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Giant ragweed is a large annual plant in the aster family, which has the scientific name Ambrosia trifida. It is generally considered a noxious weed and is very hard to control. In agricultural fields, it substantially reduces yields. Along with common ragweed, or A. artemisiifolia, it is the major source of hayfever in the fall, in most parts of North America. There are a few people that like to cultivate this plant in their gardens, however.
The published values for the height of the giant ragweed plant vary from 3 ft (0.9 m), to 12 ft (3.7 m), and even 17 ft (5.2 m) high. This difference in heights may have to do with whether the plant is growing in fertilized agricultural fields or in its native habitat. Giant ragweed leaves are quite distinctive and vary from the leaves of other ragweed plants. They have three to five lobes, with midribs radiating from one point. The leaves are generally 8 in (20.3 cm) across, and up to 12 in (30.5 cm) long.
The plants have a spike of greenish flowers that are about 3 to 6 in (7.6 to 15.2 cm) long. These grow from some of the upper stems. Some plants are male, while other plants are female. The plants are pollinated by the wind, which is unfortunate for allergy sufferers who are most affected by it. A single male plant is estimated to produce 10 million grains of pollen daily.
Its native habitat encompasses all light conditions, from full sun to some shade. Native areas include woodland borders, thickets, and meadows in woodland areas or near rivers. It is also often found in abandoned fields, vacant lots, and by the sides of roads. In the recent decades, it has started invading agricultural fields. This is especially a problem in the Eastern Corn Belt of the United States.
Several factors make this ragweed a fierce competitor among other weeds and crop plants. It emerges early in the season and grows quickly. Its large leaves allow it to compete for nutrients, light, and water during the growing season. Yields of corn and soybean have been reduced as much as 50% due to this weed.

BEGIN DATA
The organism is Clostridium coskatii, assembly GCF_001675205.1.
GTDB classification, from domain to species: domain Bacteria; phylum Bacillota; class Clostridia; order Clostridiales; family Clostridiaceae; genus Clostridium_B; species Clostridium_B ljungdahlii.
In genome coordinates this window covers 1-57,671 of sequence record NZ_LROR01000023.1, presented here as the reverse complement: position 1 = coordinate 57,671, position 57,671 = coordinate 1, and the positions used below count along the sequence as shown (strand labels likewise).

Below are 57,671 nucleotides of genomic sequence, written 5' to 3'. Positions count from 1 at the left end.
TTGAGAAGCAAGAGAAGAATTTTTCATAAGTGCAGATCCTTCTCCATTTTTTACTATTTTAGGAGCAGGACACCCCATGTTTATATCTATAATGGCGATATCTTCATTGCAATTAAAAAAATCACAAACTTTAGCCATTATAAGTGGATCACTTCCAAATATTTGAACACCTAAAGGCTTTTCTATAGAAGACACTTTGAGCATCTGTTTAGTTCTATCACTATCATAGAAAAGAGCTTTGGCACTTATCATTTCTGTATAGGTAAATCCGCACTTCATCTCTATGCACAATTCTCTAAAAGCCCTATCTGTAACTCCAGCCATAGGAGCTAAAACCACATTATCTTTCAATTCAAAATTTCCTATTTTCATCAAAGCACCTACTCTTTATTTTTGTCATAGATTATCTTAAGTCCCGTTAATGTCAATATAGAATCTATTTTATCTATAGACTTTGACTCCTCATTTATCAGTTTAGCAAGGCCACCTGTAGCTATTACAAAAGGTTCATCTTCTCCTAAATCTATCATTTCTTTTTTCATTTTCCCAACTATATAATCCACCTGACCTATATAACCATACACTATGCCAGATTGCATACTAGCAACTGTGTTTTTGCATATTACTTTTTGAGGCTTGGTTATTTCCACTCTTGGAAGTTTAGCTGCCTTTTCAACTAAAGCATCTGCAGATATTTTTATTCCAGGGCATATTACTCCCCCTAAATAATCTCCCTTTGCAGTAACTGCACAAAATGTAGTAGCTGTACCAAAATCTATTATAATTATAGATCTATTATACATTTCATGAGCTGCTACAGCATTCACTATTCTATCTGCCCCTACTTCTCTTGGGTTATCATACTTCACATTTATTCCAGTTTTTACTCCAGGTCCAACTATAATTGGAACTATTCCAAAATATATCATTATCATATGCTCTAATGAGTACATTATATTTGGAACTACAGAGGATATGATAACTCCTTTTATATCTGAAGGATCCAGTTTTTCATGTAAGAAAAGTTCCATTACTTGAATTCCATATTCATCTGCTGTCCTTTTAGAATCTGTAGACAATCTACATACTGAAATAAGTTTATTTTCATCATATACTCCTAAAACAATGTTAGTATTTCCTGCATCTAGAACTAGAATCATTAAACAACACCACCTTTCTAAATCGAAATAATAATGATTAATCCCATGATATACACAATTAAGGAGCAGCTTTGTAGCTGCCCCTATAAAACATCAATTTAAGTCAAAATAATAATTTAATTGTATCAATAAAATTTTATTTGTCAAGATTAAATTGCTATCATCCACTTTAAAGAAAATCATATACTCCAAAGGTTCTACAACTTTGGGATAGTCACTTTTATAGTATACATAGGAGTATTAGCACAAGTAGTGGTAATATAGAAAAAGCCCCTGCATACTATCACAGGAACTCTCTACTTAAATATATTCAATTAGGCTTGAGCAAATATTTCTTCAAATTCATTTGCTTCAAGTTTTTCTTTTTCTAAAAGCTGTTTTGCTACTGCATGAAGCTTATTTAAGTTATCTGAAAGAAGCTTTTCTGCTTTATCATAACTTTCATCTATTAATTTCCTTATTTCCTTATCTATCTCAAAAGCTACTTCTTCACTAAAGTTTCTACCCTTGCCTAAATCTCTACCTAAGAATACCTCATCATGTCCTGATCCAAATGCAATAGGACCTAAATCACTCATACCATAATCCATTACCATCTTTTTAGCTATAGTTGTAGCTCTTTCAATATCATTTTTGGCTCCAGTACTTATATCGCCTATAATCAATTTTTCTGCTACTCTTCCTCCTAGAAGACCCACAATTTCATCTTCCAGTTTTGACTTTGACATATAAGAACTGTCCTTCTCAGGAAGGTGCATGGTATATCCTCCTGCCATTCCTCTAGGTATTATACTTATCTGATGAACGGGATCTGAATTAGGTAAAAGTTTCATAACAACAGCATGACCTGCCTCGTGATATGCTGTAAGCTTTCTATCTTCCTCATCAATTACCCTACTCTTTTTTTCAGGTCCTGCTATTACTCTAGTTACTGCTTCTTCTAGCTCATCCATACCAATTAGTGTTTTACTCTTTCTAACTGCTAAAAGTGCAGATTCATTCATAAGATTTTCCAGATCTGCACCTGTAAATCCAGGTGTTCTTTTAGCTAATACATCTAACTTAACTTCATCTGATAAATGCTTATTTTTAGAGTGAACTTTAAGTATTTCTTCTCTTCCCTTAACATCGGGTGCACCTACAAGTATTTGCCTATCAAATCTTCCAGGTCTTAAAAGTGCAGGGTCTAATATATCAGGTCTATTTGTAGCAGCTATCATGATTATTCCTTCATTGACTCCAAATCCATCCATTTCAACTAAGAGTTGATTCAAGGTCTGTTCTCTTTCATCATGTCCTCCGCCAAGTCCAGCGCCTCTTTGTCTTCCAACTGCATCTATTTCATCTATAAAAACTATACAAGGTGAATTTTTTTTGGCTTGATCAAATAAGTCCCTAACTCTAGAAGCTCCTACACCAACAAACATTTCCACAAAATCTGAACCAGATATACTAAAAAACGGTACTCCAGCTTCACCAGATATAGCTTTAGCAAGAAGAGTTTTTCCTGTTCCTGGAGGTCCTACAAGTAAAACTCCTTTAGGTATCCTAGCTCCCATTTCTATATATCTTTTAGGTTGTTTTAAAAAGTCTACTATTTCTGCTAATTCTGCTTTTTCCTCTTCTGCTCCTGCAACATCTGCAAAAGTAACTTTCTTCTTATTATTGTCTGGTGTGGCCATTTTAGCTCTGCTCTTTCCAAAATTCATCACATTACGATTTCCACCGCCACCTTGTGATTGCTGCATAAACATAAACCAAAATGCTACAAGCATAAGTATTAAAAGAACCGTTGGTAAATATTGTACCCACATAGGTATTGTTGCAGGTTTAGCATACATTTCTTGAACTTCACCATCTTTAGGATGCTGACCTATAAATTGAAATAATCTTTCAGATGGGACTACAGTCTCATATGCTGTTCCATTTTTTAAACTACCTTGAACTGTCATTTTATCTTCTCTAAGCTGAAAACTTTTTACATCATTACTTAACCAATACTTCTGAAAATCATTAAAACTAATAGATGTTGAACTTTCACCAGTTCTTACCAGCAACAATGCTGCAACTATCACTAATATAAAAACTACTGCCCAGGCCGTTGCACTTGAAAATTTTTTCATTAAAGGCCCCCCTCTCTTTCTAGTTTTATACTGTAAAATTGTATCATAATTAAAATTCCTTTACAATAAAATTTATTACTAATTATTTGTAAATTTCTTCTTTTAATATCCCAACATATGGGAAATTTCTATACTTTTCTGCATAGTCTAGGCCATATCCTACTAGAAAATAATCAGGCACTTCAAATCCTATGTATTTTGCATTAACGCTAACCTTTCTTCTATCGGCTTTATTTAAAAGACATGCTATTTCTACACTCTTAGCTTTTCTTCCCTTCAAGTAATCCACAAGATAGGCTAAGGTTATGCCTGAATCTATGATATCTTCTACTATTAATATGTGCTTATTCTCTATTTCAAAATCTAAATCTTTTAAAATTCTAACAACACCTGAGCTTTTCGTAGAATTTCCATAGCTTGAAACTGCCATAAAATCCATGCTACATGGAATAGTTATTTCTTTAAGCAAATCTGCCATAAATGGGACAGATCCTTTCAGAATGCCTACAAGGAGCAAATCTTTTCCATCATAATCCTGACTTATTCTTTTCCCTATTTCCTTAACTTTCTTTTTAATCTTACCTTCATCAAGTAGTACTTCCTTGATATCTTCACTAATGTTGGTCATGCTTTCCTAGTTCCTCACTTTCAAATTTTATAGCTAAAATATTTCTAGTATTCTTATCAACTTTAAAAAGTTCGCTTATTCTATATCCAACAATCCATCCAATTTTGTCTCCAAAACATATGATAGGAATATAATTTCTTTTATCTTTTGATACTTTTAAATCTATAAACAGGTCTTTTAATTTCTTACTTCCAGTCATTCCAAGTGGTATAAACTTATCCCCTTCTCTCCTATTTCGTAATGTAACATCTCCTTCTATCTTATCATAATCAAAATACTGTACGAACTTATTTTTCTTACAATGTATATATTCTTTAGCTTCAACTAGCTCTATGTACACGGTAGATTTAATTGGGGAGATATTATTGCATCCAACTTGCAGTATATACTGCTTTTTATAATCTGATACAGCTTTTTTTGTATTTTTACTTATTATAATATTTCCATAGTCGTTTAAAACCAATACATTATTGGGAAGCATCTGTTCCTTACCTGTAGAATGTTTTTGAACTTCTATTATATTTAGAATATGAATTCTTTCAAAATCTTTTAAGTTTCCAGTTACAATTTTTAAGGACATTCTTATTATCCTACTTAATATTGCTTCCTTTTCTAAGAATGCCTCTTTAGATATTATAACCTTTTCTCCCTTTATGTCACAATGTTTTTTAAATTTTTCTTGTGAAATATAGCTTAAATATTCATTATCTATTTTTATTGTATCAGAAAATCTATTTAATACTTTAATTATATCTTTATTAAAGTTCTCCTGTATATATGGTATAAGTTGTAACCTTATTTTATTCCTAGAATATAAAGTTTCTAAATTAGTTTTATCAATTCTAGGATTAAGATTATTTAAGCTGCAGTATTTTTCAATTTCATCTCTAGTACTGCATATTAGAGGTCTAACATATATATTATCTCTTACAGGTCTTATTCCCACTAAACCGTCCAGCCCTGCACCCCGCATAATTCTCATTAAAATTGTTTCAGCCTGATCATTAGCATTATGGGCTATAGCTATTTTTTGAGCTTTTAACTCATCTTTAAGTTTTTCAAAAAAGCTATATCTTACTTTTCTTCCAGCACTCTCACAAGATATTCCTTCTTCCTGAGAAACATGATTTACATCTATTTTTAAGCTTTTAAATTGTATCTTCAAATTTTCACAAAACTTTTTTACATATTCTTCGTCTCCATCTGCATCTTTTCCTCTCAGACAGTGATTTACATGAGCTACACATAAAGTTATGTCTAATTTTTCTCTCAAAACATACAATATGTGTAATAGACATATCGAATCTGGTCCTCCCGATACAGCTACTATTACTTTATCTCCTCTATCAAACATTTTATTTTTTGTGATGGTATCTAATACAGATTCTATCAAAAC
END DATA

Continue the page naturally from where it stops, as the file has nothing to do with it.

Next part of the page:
The production of large seeds with a tough coat helps to spread the plant widely. Giant ragweed seeds can live in the soil for several years. A single plant in an agricultural field can produce thousands of seeds. Tilling the soil just drives them deeper.
One problem for both agricultural growers and home gardeners is that many of the giant ragweed plants have developed resistance to the common herbicide glyphosate. Many crops are genetically modified be resistant to this herbicide, so they can survive treatment with glyphosate to exterminate weeds. This does no good if the giant ragweed is also immune to the herbicide. There are very complicated herbicide mixtures recommended for commercial growers to control this weed.
For home gardeners attempting to control this plant, it is recommended to pull the giant ragweed. One may need to wear gloves, so as not to have an allergic reaction to the plant itself. If a gardener can identify the plant when it is small, mowing may be another way to control it.
Despite all the efforts to control giant ragweed, there are those who find it attractive and enjoy growing it in their gardens. Such gardeners should water the plant regularly, taking care not to over water it. It is listed as being drought tolerant, but other sources say it wilts when there is a substantial lack of water.
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